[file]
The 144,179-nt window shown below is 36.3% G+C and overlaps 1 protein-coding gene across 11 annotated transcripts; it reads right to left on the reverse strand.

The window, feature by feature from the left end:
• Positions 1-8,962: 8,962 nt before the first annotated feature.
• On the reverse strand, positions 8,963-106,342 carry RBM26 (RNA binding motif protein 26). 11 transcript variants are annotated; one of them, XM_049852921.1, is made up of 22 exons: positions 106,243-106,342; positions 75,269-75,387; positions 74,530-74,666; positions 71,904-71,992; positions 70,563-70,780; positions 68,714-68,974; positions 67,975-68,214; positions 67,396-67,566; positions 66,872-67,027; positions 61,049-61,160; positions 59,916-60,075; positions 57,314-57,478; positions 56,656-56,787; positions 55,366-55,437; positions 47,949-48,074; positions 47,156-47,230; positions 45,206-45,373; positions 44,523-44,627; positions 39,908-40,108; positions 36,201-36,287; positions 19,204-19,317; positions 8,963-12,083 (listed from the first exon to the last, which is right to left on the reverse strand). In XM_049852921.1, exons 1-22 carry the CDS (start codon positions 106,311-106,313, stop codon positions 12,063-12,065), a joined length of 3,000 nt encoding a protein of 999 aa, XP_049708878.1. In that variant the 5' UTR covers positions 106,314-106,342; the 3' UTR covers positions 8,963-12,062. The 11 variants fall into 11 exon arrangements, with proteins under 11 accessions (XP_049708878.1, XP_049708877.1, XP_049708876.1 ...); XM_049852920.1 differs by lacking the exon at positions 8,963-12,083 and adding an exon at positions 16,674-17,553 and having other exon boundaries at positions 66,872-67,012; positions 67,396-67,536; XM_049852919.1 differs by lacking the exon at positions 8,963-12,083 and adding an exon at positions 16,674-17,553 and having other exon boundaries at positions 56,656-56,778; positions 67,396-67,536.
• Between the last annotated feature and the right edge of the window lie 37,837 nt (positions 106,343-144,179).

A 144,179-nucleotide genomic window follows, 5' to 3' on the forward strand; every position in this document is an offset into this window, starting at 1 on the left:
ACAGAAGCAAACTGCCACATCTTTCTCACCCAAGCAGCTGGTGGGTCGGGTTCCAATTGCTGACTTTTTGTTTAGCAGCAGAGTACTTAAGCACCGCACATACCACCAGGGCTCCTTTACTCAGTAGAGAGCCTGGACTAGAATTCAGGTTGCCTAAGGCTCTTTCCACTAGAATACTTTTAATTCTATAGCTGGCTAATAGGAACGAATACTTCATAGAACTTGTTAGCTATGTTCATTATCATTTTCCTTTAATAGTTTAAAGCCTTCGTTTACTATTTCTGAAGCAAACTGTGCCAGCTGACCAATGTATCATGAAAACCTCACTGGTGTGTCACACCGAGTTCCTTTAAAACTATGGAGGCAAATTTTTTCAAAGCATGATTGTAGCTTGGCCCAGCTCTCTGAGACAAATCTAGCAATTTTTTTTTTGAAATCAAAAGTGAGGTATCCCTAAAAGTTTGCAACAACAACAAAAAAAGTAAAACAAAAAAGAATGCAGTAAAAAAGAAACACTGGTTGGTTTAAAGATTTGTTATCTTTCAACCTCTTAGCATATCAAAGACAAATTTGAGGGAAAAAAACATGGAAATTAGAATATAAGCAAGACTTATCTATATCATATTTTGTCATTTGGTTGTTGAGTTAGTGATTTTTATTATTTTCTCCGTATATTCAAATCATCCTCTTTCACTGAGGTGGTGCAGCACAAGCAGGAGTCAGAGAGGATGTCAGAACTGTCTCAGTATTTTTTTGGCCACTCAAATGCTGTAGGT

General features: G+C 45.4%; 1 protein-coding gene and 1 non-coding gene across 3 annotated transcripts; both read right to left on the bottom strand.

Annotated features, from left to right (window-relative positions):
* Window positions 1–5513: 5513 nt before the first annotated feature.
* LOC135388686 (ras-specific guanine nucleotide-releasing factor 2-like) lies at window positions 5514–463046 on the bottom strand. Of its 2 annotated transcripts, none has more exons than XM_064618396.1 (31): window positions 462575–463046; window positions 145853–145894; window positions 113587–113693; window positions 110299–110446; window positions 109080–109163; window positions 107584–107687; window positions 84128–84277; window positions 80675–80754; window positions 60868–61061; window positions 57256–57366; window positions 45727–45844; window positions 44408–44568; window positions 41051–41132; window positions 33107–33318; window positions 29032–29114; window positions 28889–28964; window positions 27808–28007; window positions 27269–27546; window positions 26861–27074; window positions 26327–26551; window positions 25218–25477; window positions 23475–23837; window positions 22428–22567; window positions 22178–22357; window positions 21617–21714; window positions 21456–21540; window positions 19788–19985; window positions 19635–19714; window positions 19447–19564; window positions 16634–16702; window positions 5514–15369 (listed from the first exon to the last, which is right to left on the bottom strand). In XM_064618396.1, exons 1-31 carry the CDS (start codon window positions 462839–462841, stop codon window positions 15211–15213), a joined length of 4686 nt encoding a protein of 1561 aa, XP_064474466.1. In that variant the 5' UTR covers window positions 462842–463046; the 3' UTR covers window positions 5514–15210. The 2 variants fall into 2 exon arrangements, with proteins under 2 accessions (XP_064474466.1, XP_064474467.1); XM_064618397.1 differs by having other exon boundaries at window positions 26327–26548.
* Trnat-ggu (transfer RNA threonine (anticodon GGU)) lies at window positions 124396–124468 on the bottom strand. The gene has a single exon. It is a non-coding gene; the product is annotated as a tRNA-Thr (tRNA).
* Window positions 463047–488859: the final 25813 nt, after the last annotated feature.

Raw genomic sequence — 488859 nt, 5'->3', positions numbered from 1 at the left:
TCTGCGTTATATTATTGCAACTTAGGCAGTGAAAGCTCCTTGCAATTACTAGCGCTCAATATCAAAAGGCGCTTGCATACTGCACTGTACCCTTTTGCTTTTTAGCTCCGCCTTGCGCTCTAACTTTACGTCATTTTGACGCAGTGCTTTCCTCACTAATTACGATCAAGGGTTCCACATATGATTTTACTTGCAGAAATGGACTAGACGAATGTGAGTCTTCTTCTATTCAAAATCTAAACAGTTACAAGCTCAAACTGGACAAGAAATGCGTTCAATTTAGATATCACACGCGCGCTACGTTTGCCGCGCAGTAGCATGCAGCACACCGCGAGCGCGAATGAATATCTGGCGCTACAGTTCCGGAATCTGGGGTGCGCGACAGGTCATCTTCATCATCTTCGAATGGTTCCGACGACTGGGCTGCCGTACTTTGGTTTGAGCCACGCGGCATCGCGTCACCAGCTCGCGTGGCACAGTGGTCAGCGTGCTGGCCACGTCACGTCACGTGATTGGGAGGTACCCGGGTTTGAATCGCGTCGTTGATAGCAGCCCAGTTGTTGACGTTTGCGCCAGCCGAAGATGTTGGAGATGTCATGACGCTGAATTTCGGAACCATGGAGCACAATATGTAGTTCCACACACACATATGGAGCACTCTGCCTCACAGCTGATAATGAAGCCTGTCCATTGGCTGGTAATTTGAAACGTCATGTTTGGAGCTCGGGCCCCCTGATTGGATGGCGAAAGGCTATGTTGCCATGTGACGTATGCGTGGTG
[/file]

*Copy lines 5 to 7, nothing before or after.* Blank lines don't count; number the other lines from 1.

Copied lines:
• Between the last annotated feature and the right edge of the window lie 37,837 nt (positions 106,343-144,179).

A 144,179-nucleotide genomic window follows, 5' to 3' on the forward strand; every position in this document is an offset into this window, starting at 1 on the left:
ACAGAAGCAAACTGCCACATCTTTCTCACCCAAGCAGCTGGTGGGTCGGGTTCCAATTGCTGACTTTTTGTTTAGCAGCAGAGTACTTAAGCACCGCACATACCACCAGGGCTCCTTTACTCAGTAGAGAGCCTGGACTAGAATTCAGGTTGCCTAAGGCTCTTTCCACTAGAATACTTTTAATTCTATAGCTGGCTAATAGGAACGAATACTTCATAGAACTTGTTAGCTATGTTCATTATCATTTTCCTTTAATAGTTTAAAGCCTTCGTTTACTATTTCTGAAGCAAACTGTGCCAGCTGACCAATGTATCATGAAAACCTCACTGGTGTGTCACACCGAGTTCCTTTAAAACTATGGAGGCAAATTTTTTCAAAGCATGATTGTAGCTTGGCCCAGCTCTCTGAGACAAATCTAGCAATTTTTTTTTTGAAATCAAAAGTGAGGTATCCCTAAAAGTTTGCAACAACAACAAAAAAAGTAAAACAAAAAAGAATGCAGTAAAAAAGAAACACTGGTTGGTTTAAAGATTTGTTATCTTTCAACCTCTTAGCATATCAAAGACAAATTTGAGGGAAAAAAACATGGAAATTAGAATATAAGCAAGACTTATCTATATCATATTTTGTCATTTGGTTGTTGAGTTAGTGATTTTTATTATTTTCTCCGTATATTCAAATCATCCTCTTTCACTGAGGTGGTGCAGCACAAGCAGGAGTCAGAGAGGATGTCAGAACTGTCTCAGTATTTTTTTGGCCACTCAAATGCTGTAGGT